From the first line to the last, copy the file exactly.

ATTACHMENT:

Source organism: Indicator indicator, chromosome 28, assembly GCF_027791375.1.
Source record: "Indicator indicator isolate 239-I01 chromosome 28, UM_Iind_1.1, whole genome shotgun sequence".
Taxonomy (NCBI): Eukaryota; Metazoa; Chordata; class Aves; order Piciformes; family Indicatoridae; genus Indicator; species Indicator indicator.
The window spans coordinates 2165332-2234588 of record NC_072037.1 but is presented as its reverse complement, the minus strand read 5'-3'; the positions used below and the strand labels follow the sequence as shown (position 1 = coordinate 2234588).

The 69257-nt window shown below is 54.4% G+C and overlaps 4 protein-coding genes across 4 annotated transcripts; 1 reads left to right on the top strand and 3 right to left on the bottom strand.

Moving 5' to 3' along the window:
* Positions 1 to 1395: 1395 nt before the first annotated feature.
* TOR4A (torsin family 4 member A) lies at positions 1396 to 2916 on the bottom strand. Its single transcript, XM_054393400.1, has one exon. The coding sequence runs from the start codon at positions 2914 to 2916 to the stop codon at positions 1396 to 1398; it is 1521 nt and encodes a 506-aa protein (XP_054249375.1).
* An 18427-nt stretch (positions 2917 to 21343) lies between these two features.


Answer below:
Source organism: Indicator indicator, chromosome 28, assembly GCF_027791375.1.
Source record: "Indicator indicator isolate 239-I01 chromosome 28, UM_Iind_1.1, whole genome shotgun sequence".
Taxonomy (NCBI): Eukaryota; Metazoa; Chordata; class Aves; order Piciformes; family Indicatoridae; genus Indicator; species Indicator indicator.
The window spans coordinates 2165332-2234588 of record NC_072037.1 but is presented as its reverse complement, the minus strand read 5'-3'; the positions used below and the strand labels follow the sequence as shown (position 1 = coordinate 2234588).

The 69257-nt window shown below is 54.4% G+C and overlaps 4 protein-coding genes across 4 annotated transcripts; 1 reads left to right on the top strand and 3 right to left on the bottom strand.

Moving 5' to 3' along the window:
* Positions 1 to 1395: 1395 nt before the first annotated feature.
* TOR4A (torsin family 4 member A) lies at positions 1396 to 2916 on the bottom strand. Its single transcript, XM_054393400.1, has one exon. The coding sequence runs from the start codon at positions 2914 to 2916 to the stop codon at positions 1396 to 1398; it is 1521 nt and encodes a 506-aa protein (XP_054249375.1).
* An 18427-nt stretch (positions 2917 to 21343) lies between these two features.